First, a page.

Per Claesson, Professor
In general terms my research interest can be described as being directed towards fundamental surface chemical issues in the areas of Interfacial Forces, Adsorption and Self-Assembly. At the same time, I often find that the topics that I decide to work on are inspired by the needs of industry. Perhaps it can be described as industry-inspired fundamental research.
Interfacial Forces: I have worked in this area since the beginning of my research career. Initially studying the effects of electrolytes and surfactants on surface interactions. Later, surface forces induced by polymers and polyelectrolytes became the main topic, until mixtures of polyelectrolytes and surfactants became my favourite theme. Perhaps it still is. The reason is the complexity of such systems, where changes in polyelectrolyte structure results in dramatic changes of interfacial properties. A fascinating, and industrially very important, aspect of many of these systems is that non-equilibrium effects are important since polyelectrolyte-surfactant mixtures are prone to be trapped in non-equilibrium states. There is clearly a need to find methods and procedures to study non-equilibrium states in a reproducible manner. In the last few years, I have also developed an interest for understanding the molecular mechanisms of friction between polymer bearing surfaces.
In my studies I have used a range of techniques, SFA, MASIF, AFM, and TFPB. I must admit that my favourite technique is the SFA, since it provides a superb control of the experiment due to the possibility of watching what happens than two surfaces are brought close together, surface deformations can be followed, particulate contaminants be detected, and the sudden changes that occurs than molecular layers are removed from between surface can be followed. Nevertheless, I recognize the power of AFM and use it with increasing frequency in my research.
Adsorption: In most projects where I investigate interfacial forces I also investigate adsorption. At first, I saw this as a complement to the surface force studies, but nowadays this has developed into a research area of its own. The reason for this is the wealth of information that can be obtained with the battery of modern techniques that we now have available in our laboratory. AFM, DPI, QCM-D, ellipsometry, reflectometry, ESCA and VSFS. Particularly fascinating is the QCM-D that allows us to study adsorption from turbid solutions and also allow us to characterize the viscoelastic properties of adsorbed layers. However, QCM measures the mass that oscillates with the crystal, i.e. the mass of the adsorbing species and that of the solvent that is associated with the layer. Thus, it is an advantage to combine QCM measurements with measurements using e.g. an optical technique. I also note an increasing use of Dual Polarization Interferometry in my research. This technique allows accurate measurement of both layer thickness and refractive index of thin adsorbed layers, but, of course, the definition of “layer thickness” is not straightforward when dealing with non-homogeneous layers. In the future I foresee an increased used of NMR to study adsorption from complex mixtures, and these studies will be carried out in collaboration with the Physical Chemistry Division at KTH.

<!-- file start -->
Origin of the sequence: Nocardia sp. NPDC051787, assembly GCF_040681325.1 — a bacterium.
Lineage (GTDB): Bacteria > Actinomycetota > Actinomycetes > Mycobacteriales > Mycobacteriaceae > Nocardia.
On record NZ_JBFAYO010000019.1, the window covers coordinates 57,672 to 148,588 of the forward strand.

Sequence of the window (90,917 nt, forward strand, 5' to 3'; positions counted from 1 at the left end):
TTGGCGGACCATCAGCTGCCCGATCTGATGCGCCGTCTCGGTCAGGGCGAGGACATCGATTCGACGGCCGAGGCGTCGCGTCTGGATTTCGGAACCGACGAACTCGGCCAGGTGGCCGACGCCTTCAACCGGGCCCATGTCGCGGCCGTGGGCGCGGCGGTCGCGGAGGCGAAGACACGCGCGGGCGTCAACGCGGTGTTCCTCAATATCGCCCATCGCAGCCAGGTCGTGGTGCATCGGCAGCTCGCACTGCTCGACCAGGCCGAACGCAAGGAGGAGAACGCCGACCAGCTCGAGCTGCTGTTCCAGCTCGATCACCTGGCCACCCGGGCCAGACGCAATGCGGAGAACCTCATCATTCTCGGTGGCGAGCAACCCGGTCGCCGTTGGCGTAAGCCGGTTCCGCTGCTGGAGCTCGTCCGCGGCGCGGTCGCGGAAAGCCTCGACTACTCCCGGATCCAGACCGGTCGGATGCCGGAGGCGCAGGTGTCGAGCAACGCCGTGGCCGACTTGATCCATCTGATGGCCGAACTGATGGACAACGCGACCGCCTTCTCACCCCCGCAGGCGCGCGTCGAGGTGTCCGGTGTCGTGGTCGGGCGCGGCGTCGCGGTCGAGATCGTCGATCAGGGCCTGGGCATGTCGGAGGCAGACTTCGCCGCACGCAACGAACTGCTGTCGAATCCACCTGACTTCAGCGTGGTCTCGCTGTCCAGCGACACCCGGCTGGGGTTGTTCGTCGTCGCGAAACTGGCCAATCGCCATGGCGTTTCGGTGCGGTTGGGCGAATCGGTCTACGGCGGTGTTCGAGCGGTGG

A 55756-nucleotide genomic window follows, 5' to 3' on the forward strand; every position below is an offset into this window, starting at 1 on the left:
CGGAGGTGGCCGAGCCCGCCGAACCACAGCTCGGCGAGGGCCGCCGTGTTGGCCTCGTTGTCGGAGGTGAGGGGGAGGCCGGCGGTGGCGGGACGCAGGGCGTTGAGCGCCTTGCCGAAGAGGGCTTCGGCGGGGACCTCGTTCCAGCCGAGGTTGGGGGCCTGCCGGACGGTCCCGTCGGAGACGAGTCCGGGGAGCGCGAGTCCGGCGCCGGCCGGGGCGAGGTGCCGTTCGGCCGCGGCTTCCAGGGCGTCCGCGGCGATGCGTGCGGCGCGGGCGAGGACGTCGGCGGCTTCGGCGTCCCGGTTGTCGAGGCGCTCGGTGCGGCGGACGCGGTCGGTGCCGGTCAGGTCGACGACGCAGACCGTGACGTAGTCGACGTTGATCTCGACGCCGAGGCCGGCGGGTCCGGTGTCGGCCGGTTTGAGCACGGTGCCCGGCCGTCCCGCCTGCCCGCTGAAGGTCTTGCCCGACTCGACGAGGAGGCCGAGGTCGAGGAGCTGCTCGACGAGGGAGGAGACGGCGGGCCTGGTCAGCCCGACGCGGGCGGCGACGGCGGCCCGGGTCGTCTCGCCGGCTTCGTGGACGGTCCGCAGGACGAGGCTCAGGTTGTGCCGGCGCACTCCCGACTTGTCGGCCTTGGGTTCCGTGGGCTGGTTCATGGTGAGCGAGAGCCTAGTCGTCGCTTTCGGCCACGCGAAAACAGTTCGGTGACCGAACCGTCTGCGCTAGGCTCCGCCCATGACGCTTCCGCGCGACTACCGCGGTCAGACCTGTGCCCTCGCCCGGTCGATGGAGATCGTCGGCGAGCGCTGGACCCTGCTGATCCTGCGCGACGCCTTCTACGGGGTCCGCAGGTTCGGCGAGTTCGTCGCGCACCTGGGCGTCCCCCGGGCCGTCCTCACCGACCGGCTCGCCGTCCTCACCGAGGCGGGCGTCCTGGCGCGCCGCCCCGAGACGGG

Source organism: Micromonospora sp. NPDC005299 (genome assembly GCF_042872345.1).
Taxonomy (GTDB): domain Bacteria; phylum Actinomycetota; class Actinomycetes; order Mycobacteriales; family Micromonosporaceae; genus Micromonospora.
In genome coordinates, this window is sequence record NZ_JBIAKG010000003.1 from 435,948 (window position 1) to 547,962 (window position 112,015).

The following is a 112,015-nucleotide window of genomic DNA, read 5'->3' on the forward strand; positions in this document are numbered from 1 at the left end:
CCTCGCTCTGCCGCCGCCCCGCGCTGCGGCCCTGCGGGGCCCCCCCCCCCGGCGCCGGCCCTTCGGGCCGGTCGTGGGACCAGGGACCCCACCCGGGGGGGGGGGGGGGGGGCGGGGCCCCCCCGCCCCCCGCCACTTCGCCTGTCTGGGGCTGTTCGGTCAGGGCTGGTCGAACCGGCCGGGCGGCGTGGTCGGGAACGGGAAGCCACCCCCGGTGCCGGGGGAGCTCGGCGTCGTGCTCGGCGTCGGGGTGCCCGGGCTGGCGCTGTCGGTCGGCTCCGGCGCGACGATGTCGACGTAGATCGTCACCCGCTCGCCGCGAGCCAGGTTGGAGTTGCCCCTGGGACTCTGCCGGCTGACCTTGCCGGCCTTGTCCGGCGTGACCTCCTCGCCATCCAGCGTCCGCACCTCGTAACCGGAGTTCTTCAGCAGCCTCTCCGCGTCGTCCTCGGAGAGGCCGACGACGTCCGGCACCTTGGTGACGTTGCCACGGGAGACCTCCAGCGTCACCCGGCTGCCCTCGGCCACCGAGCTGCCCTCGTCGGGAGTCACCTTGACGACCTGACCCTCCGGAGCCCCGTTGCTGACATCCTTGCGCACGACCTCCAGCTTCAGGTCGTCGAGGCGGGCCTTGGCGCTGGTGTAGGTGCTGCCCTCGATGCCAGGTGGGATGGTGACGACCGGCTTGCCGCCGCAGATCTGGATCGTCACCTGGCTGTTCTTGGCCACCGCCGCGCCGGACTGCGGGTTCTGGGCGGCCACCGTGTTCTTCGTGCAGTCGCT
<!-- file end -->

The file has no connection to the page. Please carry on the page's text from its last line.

In the area of adsorption the current main interest lies in following adsorption from polyelectrolyte-surfactant mixtures, in building responsive polyelectrolyte multilayers to control adhesion and friction, in using layers formed by conducting polymers to combat corrosion, and in understanding and using the surface properties of some surface active proteins.